Persistent memory is here, and it is bound to revolutionize our computing infrastructures. Persistent memory stores information forever, just like disks, but unlike rotational media of yesteryears, persistent memory is blazingly fast. Unfortunately, our programming languages, runtime environments, and operating systems must all adapt to accommodate persistent memory. In this project, we want to extend the Java programming model to add support for persistent memory. Our goal is to ensure we can recover from power failures and execute the program in a crash-consistent manner.
To this end, we want to explore garbage collection in the Java programming language as an abstraction to exploit persistent memory. In particular, we want to periodically checkpoint the entire state of the Java program on persistent memory. The state consists of the currently executing stack and the program heap. We expect the student to perform the following tasks:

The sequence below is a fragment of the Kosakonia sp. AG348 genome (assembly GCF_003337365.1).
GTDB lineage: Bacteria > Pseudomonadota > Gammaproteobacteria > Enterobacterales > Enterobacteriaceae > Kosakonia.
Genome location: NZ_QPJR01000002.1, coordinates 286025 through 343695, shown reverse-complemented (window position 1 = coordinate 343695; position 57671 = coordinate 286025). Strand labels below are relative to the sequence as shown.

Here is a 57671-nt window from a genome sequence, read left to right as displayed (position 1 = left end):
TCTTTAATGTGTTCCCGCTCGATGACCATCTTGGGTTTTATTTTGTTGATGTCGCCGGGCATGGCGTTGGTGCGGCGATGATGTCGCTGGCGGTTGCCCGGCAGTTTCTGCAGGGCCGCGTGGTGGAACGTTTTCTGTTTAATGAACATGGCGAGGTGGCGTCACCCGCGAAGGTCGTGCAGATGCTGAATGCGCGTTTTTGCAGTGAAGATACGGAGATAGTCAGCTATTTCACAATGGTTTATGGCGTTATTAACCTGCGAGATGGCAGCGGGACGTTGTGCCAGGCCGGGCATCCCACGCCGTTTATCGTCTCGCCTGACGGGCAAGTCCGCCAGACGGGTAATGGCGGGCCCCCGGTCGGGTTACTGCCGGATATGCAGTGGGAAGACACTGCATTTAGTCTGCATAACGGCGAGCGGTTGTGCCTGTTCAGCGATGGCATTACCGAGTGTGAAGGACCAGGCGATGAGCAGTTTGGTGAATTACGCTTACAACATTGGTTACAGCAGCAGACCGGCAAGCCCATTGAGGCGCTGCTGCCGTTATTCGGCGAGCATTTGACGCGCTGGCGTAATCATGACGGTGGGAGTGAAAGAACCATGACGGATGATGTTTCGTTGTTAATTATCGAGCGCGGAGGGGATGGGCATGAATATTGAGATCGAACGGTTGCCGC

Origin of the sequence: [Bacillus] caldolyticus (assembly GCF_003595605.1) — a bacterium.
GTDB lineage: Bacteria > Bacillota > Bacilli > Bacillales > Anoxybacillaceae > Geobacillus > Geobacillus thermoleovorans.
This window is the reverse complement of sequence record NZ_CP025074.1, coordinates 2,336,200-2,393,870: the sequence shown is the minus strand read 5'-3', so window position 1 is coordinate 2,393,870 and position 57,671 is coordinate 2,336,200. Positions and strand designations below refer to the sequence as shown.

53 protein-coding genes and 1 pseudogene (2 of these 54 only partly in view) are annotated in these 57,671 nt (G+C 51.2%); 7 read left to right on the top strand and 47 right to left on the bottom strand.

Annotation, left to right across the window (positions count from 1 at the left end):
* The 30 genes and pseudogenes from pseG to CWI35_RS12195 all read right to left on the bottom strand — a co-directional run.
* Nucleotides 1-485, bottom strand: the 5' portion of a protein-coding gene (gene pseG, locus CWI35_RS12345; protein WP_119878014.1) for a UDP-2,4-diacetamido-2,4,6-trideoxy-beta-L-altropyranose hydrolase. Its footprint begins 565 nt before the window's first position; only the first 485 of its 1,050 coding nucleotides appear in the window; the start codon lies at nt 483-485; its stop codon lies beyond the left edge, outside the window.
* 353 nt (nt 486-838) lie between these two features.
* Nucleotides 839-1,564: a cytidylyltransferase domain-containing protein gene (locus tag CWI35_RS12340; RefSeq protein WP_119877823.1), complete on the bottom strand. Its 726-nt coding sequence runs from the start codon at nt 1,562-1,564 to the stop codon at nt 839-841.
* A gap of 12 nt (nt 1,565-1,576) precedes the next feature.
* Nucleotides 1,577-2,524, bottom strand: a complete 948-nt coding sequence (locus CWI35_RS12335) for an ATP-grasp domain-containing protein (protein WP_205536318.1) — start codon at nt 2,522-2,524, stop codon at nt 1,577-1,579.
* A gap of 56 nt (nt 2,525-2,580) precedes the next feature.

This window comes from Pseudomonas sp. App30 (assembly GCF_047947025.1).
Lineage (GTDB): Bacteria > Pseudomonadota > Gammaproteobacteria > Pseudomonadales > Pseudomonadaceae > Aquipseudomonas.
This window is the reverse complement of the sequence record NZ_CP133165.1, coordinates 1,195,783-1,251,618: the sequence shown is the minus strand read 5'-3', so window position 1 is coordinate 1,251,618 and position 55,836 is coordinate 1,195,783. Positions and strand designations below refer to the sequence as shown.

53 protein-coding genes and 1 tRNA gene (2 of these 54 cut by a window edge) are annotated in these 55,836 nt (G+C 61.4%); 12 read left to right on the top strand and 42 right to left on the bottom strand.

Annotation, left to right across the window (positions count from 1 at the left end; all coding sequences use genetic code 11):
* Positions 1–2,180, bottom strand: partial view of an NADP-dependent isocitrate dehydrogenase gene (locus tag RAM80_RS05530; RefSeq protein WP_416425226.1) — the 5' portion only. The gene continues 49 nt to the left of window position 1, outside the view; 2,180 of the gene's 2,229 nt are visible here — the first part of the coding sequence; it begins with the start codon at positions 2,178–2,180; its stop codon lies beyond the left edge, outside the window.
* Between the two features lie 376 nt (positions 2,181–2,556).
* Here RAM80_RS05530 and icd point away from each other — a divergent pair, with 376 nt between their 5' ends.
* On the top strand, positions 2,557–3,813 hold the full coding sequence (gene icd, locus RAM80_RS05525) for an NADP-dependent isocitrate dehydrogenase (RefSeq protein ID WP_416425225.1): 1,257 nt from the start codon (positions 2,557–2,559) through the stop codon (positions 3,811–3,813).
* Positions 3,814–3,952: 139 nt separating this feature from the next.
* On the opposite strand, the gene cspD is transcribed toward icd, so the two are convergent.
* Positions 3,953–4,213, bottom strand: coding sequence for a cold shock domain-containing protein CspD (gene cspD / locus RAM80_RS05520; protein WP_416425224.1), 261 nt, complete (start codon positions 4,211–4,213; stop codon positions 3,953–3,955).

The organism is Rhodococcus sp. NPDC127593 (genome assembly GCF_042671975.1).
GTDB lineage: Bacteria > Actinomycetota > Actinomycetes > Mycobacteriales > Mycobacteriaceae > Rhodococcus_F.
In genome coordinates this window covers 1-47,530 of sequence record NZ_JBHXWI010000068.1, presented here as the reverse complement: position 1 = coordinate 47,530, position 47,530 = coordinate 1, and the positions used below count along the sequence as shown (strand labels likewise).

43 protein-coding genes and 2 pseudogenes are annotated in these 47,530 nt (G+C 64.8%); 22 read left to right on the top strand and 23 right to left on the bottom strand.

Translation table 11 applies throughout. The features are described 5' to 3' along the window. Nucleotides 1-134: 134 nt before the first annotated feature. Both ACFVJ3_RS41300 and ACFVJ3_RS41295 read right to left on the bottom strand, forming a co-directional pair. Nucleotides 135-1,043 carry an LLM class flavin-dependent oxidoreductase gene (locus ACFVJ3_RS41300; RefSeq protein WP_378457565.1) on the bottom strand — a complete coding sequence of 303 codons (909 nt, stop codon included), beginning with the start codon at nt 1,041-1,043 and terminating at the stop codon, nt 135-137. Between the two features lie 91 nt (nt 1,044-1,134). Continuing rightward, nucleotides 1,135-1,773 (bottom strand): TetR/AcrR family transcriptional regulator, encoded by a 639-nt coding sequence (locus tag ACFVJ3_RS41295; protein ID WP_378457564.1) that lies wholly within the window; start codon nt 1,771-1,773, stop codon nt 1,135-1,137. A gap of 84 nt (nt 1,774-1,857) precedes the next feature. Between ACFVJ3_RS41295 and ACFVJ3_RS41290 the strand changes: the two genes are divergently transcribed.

(1) To understand garbage collection in the Java programming language;
(2) To add checkpointing support in an open-source implementation of the Java runtime environment;
We expect the student to demonstrate with a working prototype that the checkpointing state is recoverable on power failure or any other form of a program crash.